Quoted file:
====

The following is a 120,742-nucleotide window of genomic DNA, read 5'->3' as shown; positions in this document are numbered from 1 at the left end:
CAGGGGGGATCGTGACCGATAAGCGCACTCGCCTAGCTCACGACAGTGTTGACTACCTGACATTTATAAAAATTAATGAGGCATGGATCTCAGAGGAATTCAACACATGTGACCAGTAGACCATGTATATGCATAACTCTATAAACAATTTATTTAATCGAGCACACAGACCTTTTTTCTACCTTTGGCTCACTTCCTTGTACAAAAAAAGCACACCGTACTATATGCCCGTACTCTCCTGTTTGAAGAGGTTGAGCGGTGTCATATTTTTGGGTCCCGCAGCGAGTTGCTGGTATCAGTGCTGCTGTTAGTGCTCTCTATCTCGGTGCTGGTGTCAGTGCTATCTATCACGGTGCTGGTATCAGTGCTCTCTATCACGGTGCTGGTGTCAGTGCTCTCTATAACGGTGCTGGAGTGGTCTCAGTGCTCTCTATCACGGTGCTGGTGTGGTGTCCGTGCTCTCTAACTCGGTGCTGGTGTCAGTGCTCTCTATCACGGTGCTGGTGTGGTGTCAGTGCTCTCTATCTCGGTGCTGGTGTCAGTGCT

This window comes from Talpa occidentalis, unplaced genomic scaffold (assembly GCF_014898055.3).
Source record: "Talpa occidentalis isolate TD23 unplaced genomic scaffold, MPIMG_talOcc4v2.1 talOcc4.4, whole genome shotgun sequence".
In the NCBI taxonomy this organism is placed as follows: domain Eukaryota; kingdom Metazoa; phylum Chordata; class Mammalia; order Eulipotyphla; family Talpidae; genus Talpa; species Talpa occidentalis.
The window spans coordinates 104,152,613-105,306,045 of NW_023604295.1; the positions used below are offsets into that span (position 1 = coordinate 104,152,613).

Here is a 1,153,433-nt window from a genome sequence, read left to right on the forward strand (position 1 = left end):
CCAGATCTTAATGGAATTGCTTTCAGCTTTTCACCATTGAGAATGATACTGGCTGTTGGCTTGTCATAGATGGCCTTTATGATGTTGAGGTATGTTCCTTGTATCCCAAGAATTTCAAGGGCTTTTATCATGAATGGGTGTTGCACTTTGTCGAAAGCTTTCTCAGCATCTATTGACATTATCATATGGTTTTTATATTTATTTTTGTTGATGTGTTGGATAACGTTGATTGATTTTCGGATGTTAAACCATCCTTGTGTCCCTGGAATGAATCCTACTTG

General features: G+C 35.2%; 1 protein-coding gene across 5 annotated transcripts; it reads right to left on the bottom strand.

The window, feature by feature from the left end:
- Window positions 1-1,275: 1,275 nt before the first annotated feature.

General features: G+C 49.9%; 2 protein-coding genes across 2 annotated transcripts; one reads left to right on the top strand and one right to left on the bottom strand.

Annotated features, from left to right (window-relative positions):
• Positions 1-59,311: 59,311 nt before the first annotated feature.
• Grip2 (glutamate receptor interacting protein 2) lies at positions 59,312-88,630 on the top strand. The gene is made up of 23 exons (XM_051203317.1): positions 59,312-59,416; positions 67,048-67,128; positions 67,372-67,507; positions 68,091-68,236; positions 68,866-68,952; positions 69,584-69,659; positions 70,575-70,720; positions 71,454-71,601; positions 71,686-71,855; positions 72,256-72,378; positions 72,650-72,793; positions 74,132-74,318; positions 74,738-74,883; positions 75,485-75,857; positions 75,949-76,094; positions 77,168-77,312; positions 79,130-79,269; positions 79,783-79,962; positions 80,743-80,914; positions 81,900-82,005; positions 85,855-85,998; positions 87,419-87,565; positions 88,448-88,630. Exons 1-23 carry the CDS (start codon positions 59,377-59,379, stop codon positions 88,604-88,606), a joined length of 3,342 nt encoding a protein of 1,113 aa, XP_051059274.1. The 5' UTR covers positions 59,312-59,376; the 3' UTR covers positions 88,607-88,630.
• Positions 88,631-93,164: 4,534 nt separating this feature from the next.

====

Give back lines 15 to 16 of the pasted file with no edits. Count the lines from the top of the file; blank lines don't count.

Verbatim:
• Grip2 (glutamate receptor interacting protein 2) lies at positions 59,312-88,630 on the top strand. The gene is made up of 23 exons (XM_051203317.1): positions 59,312-59,416; positions 67,048-67,128; positions 67,372-67,507; positions 68,091-68,236; positions 68,866-68,952; positions 69,584-69,659; positions 70,575-70,720; positions 71,454-71,601; positions 71,686-71,855; positions 72,256-72,378; positions 72,650-72,793; positions 74,132-74,318; positions 74,738-74,883; positions 75,485-75,857; positions 75,949-76,094; positions 77,168-77,312; positions 79,130-79,269; positions 79,783-79,962; positions 80,743-80,914; positions 81,900-82,005; positions 85,855-85,998; positions 87,419-87,565; positions 88,448-88,630. Exons 1-23 carry the CDS (start codon positions 59,377-59,379, stop codon positions 88,604-88,606), a joined length of 3,342 nt encoding a protein of 1,113 aa, XP_051059274.1. The 5' UTR covers positions 59,312-59,376; the 3' UTR covers positions 88,607-88,630.
• Positions 88,631-93,164: 4,534 nt separating this feature from the next.